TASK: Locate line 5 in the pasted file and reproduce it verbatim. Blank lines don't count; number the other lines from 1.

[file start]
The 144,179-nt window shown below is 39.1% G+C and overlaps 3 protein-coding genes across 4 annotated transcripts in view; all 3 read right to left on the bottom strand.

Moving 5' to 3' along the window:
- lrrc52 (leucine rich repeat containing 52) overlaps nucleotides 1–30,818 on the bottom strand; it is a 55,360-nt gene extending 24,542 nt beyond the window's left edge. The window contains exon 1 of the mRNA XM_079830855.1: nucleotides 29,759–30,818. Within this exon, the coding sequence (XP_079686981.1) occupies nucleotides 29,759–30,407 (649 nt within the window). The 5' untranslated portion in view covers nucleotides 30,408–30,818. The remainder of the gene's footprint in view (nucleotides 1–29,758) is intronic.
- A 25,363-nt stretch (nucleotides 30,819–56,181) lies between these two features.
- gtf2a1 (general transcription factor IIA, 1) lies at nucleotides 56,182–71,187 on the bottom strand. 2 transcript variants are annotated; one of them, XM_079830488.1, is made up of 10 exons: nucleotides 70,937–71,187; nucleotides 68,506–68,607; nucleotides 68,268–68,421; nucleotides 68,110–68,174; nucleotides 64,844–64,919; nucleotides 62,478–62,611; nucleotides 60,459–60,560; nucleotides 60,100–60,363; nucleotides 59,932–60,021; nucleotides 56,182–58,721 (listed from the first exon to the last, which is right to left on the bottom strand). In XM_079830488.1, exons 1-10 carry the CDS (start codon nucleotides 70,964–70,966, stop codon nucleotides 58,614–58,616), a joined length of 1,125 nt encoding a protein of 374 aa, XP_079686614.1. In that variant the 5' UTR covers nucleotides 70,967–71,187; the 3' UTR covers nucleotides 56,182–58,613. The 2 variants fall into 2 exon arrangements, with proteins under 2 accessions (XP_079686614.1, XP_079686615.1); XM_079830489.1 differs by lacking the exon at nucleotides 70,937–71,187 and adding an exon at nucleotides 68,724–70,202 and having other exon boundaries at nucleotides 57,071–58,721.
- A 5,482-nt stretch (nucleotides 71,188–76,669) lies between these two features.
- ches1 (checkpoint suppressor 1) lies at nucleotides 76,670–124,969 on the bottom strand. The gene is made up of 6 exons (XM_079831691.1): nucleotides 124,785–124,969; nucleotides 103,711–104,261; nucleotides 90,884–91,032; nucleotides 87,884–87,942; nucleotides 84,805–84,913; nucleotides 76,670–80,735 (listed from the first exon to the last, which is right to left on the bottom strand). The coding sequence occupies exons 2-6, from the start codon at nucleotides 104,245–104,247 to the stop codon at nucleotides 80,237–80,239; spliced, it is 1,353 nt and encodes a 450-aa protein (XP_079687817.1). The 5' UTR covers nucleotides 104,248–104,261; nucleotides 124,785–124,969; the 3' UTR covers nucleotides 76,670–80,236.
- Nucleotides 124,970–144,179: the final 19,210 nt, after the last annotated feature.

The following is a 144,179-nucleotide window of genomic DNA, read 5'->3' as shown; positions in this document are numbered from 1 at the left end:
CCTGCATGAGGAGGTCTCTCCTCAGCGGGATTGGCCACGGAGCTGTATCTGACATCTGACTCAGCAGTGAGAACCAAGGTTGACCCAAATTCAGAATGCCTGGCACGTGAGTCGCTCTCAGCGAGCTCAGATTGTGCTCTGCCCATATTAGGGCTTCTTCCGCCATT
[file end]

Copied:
- gtf2a1 (general transcription factor IIA, 1) lies at nucleotides 56,182–71,187 on the bottom strand. 2 transcript variants are annotated; one of them, XM_079830488.1, is made up of 10 exons: nucleotides 70,937–71,187; nucleotides 68,506–68,607; nucleotides 68,268–68,421; nucleotides 68,110–68,174; nucleotides 64,844–64,919; nucleotides 62,478–62,611; nucleotides 60,459–60,560; nucleotides 60,100–60,363; nucleotides 59,932–60,021; nucleotides 56,182–58,721 (listed from the first exon to the last, which is right to left on the bottom strand). In XM_079830488.1, exons 1-10 carry the CDS (start codon nucleotides 70,964–70,966, stop codon nucleotides 58,614–58,616), a joined length of 1,125 nt encoding a protein of 374 aa, XP_079686614.1. In that variant the 5' UTR covers nucleotides 70,967–71,187; the 3' UTR covers nucleotides 56,182–58,613. The 2 variants fall into 2 exon arrangements, with proteins under 2 accessions (XP_079686614.1, XP_079686615.1); XM_079830489.1 differs by lacking the exon at nucleotides 70,937–71,187 and adding an exon at nucleotides 68,724–70,202 and having other exon boundaries at nucleotides 57,071–58,721.